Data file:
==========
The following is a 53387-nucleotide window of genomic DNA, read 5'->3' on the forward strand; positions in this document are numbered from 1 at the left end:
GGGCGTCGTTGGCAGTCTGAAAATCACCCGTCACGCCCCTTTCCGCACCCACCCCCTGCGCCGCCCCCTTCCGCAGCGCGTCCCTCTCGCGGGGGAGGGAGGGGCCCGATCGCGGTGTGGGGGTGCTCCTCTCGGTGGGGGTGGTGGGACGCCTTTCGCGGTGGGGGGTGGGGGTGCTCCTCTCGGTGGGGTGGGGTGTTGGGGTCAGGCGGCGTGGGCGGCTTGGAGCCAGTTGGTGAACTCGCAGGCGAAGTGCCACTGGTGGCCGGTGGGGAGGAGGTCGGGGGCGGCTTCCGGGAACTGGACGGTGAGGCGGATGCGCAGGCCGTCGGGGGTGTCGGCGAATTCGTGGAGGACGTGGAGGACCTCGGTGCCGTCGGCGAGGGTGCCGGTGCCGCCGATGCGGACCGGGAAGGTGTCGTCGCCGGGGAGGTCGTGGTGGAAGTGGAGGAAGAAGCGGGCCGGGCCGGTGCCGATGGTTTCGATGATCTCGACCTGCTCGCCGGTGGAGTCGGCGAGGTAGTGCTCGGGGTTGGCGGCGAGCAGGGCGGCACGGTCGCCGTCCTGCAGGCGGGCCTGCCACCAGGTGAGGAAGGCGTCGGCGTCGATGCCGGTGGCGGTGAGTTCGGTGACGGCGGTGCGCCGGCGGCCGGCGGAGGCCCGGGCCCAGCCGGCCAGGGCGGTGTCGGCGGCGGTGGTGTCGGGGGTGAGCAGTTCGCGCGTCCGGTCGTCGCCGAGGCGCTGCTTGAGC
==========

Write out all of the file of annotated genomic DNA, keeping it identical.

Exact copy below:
The following is a 53387-nucleotide window of genomic DNA, read 5'->3' on the forward strand; positions in this document are numbered from 1 at the left end:
GGGCGTCGTTGGCAGTCTGAAAATCACCCGTCACGCCCCTTTCCGCACCCACCCCCTGCGCCGCCCCCTTCCGCAGCGCGTCCCTCTCGCGGGGGAGGGAGGGGCCCGATCGCGGTGTGGGGGTGCTCCTCTCGGTGGGGGTGGTGGGACGCCTTTCGCGGTGGGGGGTGGGGGTGCTCCTCTCGGTGGGGTGGGGTGTTGGGGTCAGGCGGCGTGGGCGGCTTGGAGCCAGTTGGTGAACTCGCAGGCGAAGTGCCACTGGTGGCCGGTGGGGAGGAGGTCGGGGGCGGCTTCCGGGAACTGGACGGTGAGGCGGATGCGCAGGCCGTCGGGGGTGTCGGCGAATTCGTGGAGGACGTGGAGGACCTCGGTGCCGTCGGCGAGGGTGCCGGTGCCGCCGATGCGGACCGGGAAGGTGTCGTCGCCGGGGAGGTCGTGGTGGAAGTGGAGGAAGAAGCGGGCCGGGCCGGTGCCGATGGTTTCGATGATCTCGACCTGCTCGCCGGTGGAGTCGGCGAGGTAGTGCTCGGGGTTGGCGGCGAGCAGGGCGGCACGGTCGCCGTCCTGCAGGCGGGCCTGCCACCAGGTGAGGAAGGCGTCGGCGTCGATGCCGGTGGCGGTGAGTTCGGTGACGGCGGTGCGCCGGCGGCCGGCGGAGGCCCGGGCCCAGCCGGCCAGGGCGGTGTCGGCGGCGGTGGTGTCGGGGGTGAGCAGTTCGCGCGTCCGGTCGTCGCCGAGGCGCTGCTTGAGC